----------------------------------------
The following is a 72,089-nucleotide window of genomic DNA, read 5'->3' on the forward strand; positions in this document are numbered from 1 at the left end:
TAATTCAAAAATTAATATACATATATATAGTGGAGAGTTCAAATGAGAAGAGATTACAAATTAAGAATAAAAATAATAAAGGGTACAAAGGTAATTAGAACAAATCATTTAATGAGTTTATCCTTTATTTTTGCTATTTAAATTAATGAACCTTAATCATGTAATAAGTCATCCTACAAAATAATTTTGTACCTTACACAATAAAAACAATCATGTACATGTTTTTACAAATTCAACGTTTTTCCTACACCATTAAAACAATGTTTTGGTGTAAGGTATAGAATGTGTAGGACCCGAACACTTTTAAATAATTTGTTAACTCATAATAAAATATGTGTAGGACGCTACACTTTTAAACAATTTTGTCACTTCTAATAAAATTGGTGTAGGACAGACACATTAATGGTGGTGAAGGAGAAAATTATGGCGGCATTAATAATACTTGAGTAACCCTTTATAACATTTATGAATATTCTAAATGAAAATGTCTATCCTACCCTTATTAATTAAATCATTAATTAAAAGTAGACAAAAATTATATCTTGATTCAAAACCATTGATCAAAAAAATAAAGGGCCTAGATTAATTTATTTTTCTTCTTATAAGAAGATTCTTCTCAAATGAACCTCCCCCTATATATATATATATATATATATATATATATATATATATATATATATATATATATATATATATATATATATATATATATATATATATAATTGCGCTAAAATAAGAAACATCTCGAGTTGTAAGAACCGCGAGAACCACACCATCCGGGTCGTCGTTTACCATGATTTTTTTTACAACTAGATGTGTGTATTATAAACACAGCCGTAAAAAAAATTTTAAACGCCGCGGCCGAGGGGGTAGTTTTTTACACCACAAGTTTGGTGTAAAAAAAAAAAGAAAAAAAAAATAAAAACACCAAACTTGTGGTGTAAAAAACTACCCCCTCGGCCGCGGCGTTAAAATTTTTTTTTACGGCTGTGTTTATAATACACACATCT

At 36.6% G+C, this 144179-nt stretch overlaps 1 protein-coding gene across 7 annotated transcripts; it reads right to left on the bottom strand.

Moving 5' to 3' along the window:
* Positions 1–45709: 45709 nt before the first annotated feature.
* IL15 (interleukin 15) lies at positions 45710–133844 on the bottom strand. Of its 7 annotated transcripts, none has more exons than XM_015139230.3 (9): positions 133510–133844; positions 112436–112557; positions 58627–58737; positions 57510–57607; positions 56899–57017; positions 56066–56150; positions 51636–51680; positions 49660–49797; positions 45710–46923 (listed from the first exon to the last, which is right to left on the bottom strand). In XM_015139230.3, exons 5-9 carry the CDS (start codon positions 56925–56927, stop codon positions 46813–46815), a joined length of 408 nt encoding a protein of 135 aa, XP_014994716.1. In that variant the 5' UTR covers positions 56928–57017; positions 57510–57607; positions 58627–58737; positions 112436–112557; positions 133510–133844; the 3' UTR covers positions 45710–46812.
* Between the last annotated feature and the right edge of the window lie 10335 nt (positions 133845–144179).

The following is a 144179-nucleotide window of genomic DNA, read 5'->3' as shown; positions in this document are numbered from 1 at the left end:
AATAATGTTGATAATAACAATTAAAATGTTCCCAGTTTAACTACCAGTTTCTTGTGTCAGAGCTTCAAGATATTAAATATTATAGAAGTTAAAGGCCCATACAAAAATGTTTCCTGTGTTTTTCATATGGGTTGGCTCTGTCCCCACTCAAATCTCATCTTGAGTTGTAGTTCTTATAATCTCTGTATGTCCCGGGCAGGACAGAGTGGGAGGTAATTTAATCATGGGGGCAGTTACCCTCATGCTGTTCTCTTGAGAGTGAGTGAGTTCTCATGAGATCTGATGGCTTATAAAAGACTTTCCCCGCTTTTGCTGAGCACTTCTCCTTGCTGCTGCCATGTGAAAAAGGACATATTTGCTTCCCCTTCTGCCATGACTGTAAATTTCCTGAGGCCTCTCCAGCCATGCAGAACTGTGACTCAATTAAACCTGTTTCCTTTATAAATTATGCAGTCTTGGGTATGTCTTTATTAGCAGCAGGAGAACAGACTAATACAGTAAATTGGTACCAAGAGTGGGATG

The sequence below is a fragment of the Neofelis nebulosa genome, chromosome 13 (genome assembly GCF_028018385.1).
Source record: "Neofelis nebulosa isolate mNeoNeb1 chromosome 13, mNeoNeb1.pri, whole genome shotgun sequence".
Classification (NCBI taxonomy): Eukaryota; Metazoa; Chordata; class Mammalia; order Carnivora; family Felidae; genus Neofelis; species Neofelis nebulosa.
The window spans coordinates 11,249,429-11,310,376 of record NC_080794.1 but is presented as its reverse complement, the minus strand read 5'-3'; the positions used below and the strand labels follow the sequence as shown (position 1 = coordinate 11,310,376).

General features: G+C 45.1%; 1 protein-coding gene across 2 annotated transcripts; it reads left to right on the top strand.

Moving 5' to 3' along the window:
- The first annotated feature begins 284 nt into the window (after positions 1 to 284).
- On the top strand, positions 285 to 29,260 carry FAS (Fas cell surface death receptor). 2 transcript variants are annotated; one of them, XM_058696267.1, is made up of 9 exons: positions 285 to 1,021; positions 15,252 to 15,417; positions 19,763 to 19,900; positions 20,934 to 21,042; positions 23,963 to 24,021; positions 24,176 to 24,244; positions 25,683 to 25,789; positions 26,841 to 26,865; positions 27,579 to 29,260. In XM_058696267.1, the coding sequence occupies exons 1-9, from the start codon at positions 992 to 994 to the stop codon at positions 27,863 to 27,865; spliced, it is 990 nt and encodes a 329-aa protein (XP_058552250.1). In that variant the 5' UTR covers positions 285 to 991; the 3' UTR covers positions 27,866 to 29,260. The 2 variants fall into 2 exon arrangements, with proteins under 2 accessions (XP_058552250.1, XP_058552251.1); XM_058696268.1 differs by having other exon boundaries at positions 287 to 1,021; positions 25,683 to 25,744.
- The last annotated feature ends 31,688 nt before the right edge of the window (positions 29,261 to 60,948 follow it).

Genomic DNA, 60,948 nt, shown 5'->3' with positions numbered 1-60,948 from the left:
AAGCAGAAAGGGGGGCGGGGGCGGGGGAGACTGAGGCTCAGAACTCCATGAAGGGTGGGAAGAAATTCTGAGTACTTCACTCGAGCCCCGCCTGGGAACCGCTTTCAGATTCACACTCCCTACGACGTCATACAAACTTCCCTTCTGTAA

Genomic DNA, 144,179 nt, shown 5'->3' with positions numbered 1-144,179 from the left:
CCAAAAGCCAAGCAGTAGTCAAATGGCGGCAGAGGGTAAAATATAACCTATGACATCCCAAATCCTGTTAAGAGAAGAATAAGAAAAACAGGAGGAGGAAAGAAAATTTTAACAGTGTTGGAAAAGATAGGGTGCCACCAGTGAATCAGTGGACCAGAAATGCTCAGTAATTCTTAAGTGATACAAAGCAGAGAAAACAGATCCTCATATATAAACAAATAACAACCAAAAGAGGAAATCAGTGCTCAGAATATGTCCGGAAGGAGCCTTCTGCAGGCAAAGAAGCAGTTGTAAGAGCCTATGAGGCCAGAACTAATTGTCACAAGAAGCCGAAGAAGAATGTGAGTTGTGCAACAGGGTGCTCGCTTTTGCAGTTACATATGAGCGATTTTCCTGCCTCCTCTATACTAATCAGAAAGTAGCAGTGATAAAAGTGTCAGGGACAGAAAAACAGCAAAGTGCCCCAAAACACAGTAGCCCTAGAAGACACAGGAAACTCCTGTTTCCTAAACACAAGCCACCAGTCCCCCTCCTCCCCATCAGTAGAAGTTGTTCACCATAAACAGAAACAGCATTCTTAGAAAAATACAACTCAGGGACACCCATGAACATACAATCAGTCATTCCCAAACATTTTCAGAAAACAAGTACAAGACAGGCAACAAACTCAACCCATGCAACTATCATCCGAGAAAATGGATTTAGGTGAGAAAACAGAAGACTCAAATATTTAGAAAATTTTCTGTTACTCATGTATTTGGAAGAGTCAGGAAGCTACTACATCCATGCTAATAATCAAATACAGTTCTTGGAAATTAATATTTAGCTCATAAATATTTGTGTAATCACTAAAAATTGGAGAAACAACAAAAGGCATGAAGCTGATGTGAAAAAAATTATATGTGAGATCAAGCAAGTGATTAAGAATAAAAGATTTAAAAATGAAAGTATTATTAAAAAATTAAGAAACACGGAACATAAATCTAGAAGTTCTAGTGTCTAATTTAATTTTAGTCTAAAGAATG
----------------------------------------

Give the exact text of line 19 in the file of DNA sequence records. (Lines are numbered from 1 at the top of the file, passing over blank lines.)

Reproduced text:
Genomic DNA, 60,948 nt, shown 5'->3' with positions numbered 1-60,948 from the left: